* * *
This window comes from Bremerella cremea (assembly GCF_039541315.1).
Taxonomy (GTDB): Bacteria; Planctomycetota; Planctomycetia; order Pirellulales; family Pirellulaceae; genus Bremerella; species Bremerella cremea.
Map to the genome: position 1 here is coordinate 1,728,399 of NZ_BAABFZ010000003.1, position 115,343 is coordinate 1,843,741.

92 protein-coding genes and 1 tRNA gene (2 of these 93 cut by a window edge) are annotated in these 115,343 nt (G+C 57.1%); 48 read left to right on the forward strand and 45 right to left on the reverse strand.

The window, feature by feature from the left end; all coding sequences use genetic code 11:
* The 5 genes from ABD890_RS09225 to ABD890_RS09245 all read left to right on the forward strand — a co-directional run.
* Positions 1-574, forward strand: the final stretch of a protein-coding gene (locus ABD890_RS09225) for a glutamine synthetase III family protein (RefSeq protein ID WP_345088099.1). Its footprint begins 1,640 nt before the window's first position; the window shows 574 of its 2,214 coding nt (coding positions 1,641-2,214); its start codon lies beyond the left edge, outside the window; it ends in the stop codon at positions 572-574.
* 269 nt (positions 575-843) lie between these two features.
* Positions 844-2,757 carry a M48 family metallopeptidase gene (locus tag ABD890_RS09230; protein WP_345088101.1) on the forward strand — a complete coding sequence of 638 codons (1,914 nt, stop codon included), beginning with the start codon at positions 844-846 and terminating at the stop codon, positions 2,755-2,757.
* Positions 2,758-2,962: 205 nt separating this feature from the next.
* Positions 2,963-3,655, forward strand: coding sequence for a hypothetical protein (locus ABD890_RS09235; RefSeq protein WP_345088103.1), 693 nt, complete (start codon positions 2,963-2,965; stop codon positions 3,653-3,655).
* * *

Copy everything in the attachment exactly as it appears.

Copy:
This window comes from Bremerella cremea (assembly GCF_039541315.1).
Taxonomy (GTDB): Bacteria; Planctomycetota; Planctomycetia; order Pirellulales; family Pirellulaceae; genus Bremerella; species Bremerella cremea.
Map to the genome: position 1 here is coordinate 1,728,399 of NZ_BAABFZ010000003.1, position 115,343 is coordinate 1,843,741.

92 protein-coding genes and 1 tRNA gene (2 of these 93 cut by a window edge) are annotated in these 115,343 nt (G+C 57.1%); 48 read left to right on the forward strand and 45 right to left on the reverse strand.

The window, feature by feature from the left end; all coding sequences use genetic code 11:
* The 5 genes from ABD890_RS09225 to ABD890_RS09245 all read left to right on the forward strand — a co-directional run.
* Positions 1-574, forward strand: the final stretch of a protein-coding gene (locus ABD890_RS09225) for a glutamine synthetase III family protein (RefSeq protein ID WP_345088099.1). Its footprint begins 1,640 nt before the window's first position; the window shows 574 of its 2,214 coding nt (coding positions 1,641-2,214); its start codon lies beyond the left edge, outside the window; it ends in the stop codon at positions 572-574.
* 269 nt (positions 575-843) lie between these two features.
* Positions 844-2,757 carry a M48 family metallopeptidase gene (locus tag ABD890_RS09230; protein WP_345088101.1) on the forward strand — a complete coding sequence of 638 codons (1,914 nt, stop codon included), beginning with the start codon at positions 844-846 and terminating at the stop codon, positions 2,755-2,757.
* Positions 2,758-2,962: 205 nt separating this feature from the next.
* Positions 2,963-3,655, forward strand: coding sequence for a hypothetical protein (locus ABD890_RS09235; RefSeq protein WP_345088103.1), 693 nt, complete (start codon positions 2,963-2,965; stop codon positions 3,653-3,655).